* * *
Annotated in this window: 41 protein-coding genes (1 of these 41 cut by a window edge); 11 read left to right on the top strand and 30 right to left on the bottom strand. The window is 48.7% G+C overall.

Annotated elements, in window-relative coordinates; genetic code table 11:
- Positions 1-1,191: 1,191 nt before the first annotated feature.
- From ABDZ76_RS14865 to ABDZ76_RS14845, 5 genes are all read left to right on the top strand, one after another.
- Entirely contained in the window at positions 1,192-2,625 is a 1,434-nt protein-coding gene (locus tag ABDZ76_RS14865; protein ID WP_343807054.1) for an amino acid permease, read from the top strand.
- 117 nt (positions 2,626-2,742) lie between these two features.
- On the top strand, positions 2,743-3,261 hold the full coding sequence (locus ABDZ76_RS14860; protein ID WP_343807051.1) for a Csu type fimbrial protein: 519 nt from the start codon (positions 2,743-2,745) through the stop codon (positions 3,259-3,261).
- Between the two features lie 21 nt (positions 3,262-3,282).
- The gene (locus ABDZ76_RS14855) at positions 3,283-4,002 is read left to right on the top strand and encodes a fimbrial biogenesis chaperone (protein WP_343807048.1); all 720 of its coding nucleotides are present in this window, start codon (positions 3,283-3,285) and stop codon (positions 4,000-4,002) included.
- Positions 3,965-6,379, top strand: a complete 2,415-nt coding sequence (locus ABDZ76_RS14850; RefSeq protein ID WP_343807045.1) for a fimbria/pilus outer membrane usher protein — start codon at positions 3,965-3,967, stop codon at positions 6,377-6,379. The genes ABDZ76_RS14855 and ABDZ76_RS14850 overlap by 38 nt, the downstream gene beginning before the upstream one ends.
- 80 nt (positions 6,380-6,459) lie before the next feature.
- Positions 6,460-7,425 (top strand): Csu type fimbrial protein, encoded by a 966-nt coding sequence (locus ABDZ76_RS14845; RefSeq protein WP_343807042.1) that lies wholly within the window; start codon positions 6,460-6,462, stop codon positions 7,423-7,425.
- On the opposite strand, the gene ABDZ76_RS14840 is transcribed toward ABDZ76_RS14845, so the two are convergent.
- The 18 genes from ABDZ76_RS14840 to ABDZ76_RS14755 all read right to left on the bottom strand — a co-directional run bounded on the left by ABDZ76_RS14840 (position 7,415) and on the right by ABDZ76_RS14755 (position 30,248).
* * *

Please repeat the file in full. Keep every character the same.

Annotated in this window: 41 protein-coding genes (1 of these 41 cut by a window edge); 11 read left to right on the top strand and 30 right to left on the bottom strand. The window is 48.7% G+C overall.

Annotated elements, in window-relative coordinates; genetic code table 11:
- Positions 1-1,191: 1,191 nt before the first annotated feature.
- From ABDZ76_RS14865 to ABDZ76_RS14845, 5 genes are all read left to right on the top strand, one after another.
- Entirely contained in the window at positions 1,192-2,625 is a 1,434-nt protein-coding gene (locus tag ABDZ76_RS14865; protein ID WP_343807054.1) for an amino acid permease, read from the top strand.
- 117 nt (positions 2,626-2,742) lie between these two features.
- On the top strand, positions 2,743-3,261 hold the full coding sequence (locus ABDZ76_RS14860; protein ID WP_343807051.1) for a Csu type fimbrial protein: 519 nt from the start codon (positions 2,743-2,745) through the stop codon (positions 3,259-3,261).
- Between the two features lie 21 nt (positions 3,262-3,282).
- The gene (locus ABDZ76_RS14855) at positions 3,283-4,002 is read left to right on the top strand and encodes a fimbrial biogenesis chaperone (protein WP_343807048.1); all 720 of its coding nucleotides are present in this window, start codon (positions 3,283-3,285) and stop codon (positions 4,000-4,002) included.
- Positions 3,965-6,379, top strand: a complete 2,415-nt coding sequence (locus ABDZ76_RS14850; RefSeq protein ID WP_343807045.1) for a fimbria/pilus outer membrane usher protein — start codon at positions 3,965-3,967, stop codon at positions 6,377-6,379. The genes ABDZ76_RS14855 and ABDZ76_RS14850 overlap by 38 nt, the downstream gene beginning before the upstream one ends.
- 80 nt (positions 6,380-6,459) lie before the next feature.
- Positions 6,460-7,425 (top strand): Csu type fimbrial protein, encoded by a 966-nt coding sequence (locus ABDZ76_RS14845; RefSeq protein WP_343807042.1) that lies wholly within the window; start codon positions 6,460-6,462, stop codon positions 7,423-7,425.
- On the opposite strand, the gene ABDZ76_RS14840 is transcribed toward ABDZ76_RS14845, so the two are convergent.
- The 18 genes from ABDZ76_RS14840 to ABDZ76_RS14755 all read right to left on the bottom strand — a co-directional run bounded on the left by ABDZ76_RS14840 (position 7,415) and on the right by ABDZ76_RS14755 (position 30,248).